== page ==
JohnSWilson3 Blog


“…members of the family of God…”
November 20, 2010, 4:38 pm
Filed under: P Letter to the Ephesians

Finishing chapter 2 of Paul’s letter to the Ephesians, Paul brings up the practical realization of his thoughts about how Christ Jesus “is our peace, who has made the two one and has destroyed the barrier, the dividing wall of hostility, by abolishing in his flesh the law with its commandments and regulations.” Paul told the churches in Galatia that “Now that faith has come, we are no longer under the supervision of the law. You are all sons of God through faith in Christ Jesus, for all of you who were baptized into Christ have clothed yourselves with Christ. There is neither Jew nor Greek, slave nor free, male nor female, for you are all one in Christ Jesus.” To the church in Corinth Paul told them that “The body is a unit, though it is made up of many parts; and though all its parts are many, they form one body. So it is with Christ. For we were all baptized by one Spirit into one body – whether Jews or Greeks, slave or free – and we were all given the one Spirit to drink.” And just earlier he had written to the church in Colosse that “Here there is no Greek or Jew, circumcised or uncircumcised, barbarian, Scythian, slave or free, but Christ is all, and is in all.” How we divide over so many things in the flesh! But in Christ they have all been “destroyed,” “though the cross” Jesus “put to death (the enmity in himself.” In Christ there is only “one new man”! Christ wants a place to dwell! That’s how Christ sees the church, that’s Christ’s focus, and so should it be in His body and so it is meant to be experienced by His life together.

So Paul confidently informs those who are in Christ that “no more are you strangers and sojourners, but you are fellow-citizens of the saints and members of the family of God…”(1) How difficult it is for those who are without a family, those who are homeless or orphans or widows living “in…distress” but when they are brought into Christ they are brought into His family. What joy it is for these who have lived in such distress to now learn true love in the family of God! But how many who live in a natural family, being “dead in your transgressions and sins,” following “the ways of this world,” also live in distress emotionally or physically because of the hurt, abuse, and deceit that can destroy any human life. We who are in Christ are no longer strangers and sojourners, estranged in our relationships with others, journeying but never finding love, find in Christ a family built on Christ, His life, His love. We are members of one body, fellow citizens, heaven is our home, and we are His people, all because of Christ and what He has done for us! No wonder Paul says that “having been built on the foundation of the apostles and prophets, Christ Jesus himself being the cornerstone, in whom all the building being fitted together grows into a holy shrine in the Lord, in whom also you are being built together into a dwelling place of God in spirit” (2). Christ is to be the central Person that the body of Christ follows and it is spiritual life! He is the One appointed as “head over everything for the church, which is his body” and we are His “fullness” and it is His life through His family, expressing Him together “fills everything in every way” with Christ.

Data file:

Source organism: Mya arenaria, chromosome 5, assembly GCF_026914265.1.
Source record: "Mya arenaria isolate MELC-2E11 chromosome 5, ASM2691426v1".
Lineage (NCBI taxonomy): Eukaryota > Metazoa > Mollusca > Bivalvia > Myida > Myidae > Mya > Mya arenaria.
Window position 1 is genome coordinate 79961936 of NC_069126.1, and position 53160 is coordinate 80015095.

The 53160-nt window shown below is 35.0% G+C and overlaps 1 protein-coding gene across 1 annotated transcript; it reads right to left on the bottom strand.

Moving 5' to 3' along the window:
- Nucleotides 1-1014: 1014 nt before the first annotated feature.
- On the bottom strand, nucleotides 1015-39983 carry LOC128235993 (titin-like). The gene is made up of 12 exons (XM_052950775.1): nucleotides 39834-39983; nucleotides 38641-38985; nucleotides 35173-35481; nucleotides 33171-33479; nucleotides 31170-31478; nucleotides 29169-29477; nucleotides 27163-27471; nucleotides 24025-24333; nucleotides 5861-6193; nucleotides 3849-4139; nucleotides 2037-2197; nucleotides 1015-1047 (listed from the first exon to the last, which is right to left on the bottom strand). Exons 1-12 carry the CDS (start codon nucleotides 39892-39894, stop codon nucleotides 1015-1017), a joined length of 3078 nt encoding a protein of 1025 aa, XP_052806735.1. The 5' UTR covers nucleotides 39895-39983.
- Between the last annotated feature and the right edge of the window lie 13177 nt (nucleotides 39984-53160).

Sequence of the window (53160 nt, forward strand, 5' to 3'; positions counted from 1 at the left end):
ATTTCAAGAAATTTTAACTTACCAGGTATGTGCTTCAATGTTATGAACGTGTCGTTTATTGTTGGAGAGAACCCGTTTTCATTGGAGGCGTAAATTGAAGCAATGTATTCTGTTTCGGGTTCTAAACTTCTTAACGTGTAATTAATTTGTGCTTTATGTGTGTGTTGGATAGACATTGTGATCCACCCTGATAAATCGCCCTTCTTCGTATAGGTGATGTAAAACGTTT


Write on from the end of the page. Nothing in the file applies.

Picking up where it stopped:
It was “the apostles and prophets” who were and have been called to go and to proclaim “the unsearchable riches of Christ” helping to form His church in every place for all those who would call upon the name of the Lord. And it is through “the apostles and prophets” that the family of God learns to live by His life together, committing them “to God and to the word of his grace.” A lifestyle of “sincere and pure devotion to Christ,” doing “everything in love.” This is not based on “observing the law,” by “human effort,” “human tradition and the basic principles of this world,” etc. but “on Christ.” Christ Jesus is the cornerstone. There is only one foundation that can be laid and that “is Jesus Christ.” This seems to be the same thought that Paul shared with the church in Corinth many years earlier. Here Paul uses a couple visual descriptions of the family of God, “a holy temple in the Lord” and “a dwelling in which God lives by his Spirit.” This seems to relate to the children of Israel while in the wilderness, where they put together the pieces of the tabernacle, each family of the Levites doing his work in helping construct it. The tabernacle was the place God would dwell within the midst of the Israelites. But now, in Christ, it is Christ who does the work, it is the Spirit of Christ in us who is fitting each member together, and as as He does so we together will grow “into a holy shrine in the Lord,” and it is also in Christ who is building us together “into a dwelling place of God” and it is “in spirit.” No wonder Paul’s prayer in the very beginning is that we “may know him better!” This knowing Christ is through “the eyes of (our) hearts,” it is spiritual sight, seeing Christ together in an inward way, that we know Christ better, as T. Austin-Sparks would say. How we need a proper foundation! Christ is that foundation, not any thing or someone else! (3)